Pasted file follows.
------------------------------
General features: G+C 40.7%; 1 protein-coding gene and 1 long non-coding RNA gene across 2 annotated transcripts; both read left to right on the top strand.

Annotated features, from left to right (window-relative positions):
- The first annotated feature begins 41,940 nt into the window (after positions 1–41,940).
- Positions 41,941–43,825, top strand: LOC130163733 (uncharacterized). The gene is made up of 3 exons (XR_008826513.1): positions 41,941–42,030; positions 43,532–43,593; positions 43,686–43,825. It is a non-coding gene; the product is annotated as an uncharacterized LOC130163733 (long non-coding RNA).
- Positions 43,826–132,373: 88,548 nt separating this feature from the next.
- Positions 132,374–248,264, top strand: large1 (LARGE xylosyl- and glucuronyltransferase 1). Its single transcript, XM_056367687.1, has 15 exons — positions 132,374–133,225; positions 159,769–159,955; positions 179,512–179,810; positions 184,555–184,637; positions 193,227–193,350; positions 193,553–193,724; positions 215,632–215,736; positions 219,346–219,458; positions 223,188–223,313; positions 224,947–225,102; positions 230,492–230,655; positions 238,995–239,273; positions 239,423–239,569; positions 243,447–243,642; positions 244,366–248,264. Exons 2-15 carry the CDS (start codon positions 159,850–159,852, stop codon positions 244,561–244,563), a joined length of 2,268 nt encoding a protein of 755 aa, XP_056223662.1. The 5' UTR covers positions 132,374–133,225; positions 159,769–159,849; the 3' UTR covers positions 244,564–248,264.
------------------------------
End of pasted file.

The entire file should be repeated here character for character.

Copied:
General features: G+C 40.7%; 1 protein-coding gene and 1 long non-coding RNA gene across 2 annotated transcripts; both read left to right on the top strand.

Annotated features, from left to right (window-relative positions):
- The first annotated feature begins 41,940 nt into the window (after positions 1–41,940).
- Positions 41,941–43,825, top strand: LOC130163733 (uncharacterized). The gene is made up of 3 exons (XR_008826513.1): positions 41,941–42,030; positions 43,532–43,593; positions 43,686–43,825. It is a non-coding gene; the product is annotated as an uncharacterized LOC130163733 (long non-coding RNA).
- Positions 43,826–132,373: 88,548 nt separating this feature from the next.
- Positions 132,374–248,264, top strand: large1 (LARGE xylosyl- and glucuronyltransferase 1). Its single transcript, XM_056367687.1, has 15 exons — positions 132,374–133,225; positions 159,769–159,955; positions 179,512–179,810; positions 184,555–184,637; positions 193,227–193,350; positions 193,553–193,724; positions 215,632–215,736; positions 219,346–219,458; positions 223,188–223,313; positions 224,947–225,102; positions 230,492–230,655; positions 238,995–239,273; positions 239,423–239,569; positions 243,447–243,642; positions 244,366–248,264. Exons 2-15 carry the CDS (start codon positions 159,850–159,852, stop codon positions 244,561–244,563), a joined length of 2,268 nt encoding a protein of 755 aa, XP_056223662.1. The 5' UTR covers positions 132,374–133,225; positions 159,769–159,849; the 3' UTR covers positions 244,564–248,264.